There are many possible causes for your shoulder tension when you run. Your shoulders might feel tight because you’re running with your spine slightly flexed; learn more about that here. Other likely causes, however, are the very things you’re doing to try to improve your running technique.
If that’s the case with you, then I have good news for you. By the end of this article, you’ll discover there’s a whole bunch of extra work you’ve been doing, you’ll realize you can stop doing it, and as a result you’ll run faster and feel better.
Sound good? Then read on.
How Working on Your Form Causes Shoulder Tension
“Run with good posture,” “Pull your shoulders down and back,” and “swing your arms front-to-back, don’t let them cross your body” are all common running form/technique recommendations.
However they can all cause shoulder tension.
I can hear your hoot of skepticism all the way from here. Give me a sec and I’ll explain.
First up, “run with good posture.” People usually interpret this to mean that they should run with what would be considered good posture for standing and walking. However running isn’t standing or walking, it works quite differently.
The most important difference for your shoulders is that you organize your spine vertically for standing and walking (head aligned above pelvis), while in running you organize your spine on a forward angle, putting your head in front of your pelvis. Read more about that here.
Leaning forward also requires you to move your skull forward on your atlas vertebra so your head is oriented to the horizon. This means your head and your spine are not in the same relationship in running as they are in standing and walking.
One effect of this is that your shoulders might feel rolled forward relative to your head because your spine is tilted forward. If you percieve this to be “hunched” or “slouching” shoulders, you’ll try to pull them back… using your trapezius muscle group.
Those trained in movement for rehab and fitness might say it will just be your lower and middle trapezius working to pull your shoulders back and down, but the knock-on effect of doing this is that you interfere with the healthy rotation of your ribcage and thoracic spine–which should ideally be the origin of your armswing.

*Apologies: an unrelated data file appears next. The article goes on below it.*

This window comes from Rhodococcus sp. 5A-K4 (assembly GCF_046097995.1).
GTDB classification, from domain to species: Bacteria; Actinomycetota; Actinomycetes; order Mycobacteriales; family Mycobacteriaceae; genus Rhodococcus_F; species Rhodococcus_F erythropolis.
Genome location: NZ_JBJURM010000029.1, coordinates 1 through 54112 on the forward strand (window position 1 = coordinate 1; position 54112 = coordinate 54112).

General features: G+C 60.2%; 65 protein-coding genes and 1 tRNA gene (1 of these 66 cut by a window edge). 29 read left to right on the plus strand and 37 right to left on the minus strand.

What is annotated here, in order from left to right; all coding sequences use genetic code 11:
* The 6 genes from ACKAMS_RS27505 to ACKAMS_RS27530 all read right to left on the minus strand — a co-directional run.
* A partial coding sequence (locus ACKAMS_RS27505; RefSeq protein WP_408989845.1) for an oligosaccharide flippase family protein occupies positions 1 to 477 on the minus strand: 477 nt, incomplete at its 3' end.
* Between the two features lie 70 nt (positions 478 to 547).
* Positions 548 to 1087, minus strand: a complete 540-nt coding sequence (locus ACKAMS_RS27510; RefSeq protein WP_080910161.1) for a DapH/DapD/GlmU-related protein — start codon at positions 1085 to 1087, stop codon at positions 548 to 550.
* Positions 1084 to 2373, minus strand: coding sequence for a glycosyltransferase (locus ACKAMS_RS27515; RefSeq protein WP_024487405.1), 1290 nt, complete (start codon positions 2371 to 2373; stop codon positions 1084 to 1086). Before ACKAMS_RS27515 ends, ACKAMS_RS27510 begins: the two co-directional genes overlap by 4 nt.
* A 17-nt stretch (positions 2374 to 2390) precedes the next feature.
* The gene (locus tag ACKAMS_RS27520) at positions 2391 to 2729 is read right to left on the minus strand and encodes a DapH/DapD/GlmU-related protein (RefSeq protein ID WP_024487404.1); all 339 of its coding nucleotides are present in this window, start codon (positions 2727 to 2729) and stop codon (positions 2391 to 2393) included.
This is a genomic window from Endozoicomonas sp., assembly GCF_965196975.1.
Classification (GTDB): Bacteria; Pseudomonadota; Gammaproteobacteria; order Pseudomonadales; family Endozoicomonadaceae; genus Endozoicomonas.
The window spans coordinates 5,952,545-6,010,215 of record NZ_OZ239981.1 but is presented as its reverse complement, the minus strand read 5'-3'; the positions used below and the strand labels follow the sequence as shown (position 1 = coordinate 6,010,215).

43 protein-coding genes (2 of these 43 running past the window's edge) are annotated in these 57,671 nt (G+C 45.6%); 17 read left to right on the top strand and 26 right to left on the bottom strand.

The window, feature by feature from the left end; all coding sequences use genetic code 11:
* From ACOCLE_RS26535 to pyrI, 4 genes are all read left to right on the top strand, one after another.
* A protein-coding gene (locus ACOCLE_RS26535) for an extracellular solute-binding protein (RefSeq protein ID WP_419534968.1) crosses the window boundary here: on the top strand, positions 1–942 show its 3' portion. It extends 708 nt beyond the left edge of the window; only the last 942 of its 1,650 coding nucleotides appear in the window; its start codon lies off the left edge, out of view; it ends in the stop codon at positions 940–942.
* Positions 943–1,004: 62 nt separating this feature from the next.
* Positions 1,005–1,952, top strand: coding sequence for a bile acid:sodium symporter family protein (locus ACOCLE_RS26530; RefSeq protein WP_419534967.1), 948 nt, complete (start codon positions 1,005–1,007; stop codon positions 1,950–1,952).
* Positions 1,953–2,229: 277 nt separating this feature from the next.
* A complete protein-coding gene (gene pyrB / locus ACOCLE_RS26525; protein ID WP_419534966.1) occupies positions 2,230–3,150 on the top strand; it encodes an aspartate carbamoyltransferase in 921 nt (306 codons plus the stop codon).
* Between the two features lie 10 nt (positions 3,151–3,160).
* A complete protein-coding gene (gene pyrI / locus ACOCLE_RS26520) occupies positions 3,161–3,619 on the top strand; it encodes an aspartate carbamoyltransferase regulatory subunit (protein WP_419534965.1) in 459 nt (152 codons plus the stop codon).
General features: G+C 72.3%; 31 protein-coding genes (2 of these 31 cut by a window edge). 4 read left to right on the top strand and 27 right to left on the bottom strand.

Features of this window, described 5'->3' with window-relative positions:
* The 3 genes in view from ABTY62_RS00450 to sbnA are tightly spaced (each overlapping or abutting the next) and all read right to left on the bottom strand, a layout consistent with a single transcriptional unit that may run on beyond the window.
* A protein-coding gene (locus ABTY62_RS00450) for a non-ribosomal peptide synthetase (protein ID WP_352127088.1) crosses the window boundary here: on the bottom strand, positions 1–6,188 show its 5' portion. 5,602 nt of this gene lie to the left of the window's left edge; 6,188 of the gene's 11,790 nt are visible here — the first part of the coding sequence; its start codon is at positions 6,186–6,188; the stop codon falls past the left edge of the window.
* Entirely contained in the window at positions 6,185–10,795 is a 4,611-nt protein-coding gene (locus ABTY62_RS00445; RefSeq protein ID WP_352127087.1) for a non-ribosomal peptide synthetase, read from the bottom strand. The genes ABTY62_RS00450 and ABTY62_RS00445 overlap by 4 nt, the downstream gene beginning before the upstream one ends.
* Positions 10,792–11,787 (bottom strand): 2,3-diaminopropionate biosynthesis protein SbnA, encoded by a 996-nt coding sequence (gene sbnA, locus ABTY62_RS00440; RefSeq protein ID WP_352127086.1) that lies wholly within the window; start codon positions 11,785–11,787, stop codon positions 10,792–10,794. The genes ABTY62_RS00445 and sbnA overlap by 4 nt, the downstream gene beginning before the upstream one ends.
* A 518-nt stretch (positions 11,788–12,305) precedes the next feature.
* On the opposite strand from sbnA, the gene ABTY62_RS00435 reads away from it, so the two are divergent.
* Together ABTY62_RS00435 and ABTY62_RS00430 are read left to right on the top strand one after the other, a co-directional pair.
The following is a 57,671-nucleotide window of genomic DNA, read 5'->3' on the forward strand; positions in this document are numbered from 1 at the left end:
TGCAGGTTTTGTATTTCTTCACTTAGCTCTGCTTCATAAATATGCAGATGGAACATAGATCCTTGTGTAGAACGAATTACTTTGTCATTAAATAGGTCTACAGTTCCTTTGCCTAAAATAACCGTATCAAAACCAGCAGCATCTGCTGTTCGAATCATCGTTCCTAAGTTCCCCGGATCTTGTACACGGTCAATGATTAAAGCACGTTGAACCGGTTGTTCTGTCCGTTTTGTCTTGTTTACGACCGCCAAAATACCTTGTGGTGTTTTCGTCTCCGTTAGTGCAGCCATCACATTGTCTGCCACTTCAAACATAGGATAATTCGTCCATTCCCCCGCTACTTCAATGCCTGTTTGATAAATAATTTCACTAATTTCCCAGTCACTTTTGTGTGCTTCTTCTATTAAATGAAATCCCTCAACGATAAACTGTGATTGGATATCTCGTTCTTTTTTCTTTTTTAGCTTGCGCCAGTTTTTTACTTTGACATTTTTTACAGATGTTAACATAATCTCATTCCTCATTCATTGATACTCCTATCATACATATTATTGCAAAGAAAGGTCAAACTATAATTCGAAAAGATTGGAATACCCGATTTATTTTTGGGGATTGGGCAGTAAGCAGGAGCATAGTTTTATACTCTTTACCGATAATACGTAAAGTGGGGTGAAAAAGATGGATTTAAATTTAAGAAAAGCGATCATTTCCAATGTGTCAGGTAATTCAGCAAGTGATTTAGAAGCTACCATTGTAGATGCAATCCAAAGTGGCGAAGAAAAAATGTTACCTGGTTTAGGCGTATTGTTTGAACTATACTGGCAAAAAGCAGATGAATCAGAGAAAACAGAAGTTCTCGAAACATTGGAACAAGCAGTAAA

If your arms can’t swing from the movement of your ribcage and upper spine, they’ll swing from your shoulders, but you’ll usually lift the shoulders a little to do this and voila, even though your shoulders don’t look hunched they’ll often feel tense.
Next let’s tackle “pull your shoulders down and back.” Now even as a piece of posture advice this one should ring alarm bells. Because if you throw a ball up in the air, do you have to pull it back down?
Not on planet Earth. We have gravity to do that.
Why would your shoulders be any different? Gravity will pull them down if you just stop lifting them, and organize yourself so there’s a “down” for them to go to (i.e. don’t hold yourself with your back rounded constantly).
In running and even in walking, not only will gravity keep your shoulders from hovering around your ears unless you’re lifting them, but also your shoulders aren’t held in any position, they move.
In both gaits your upper body turns and your shoulders coordinate with that so that the shoulder blades are constantly shifting closer to and then farther from your spine. If you try to hold your shoulders in any position–up, down, together–you’re interfering with the movement.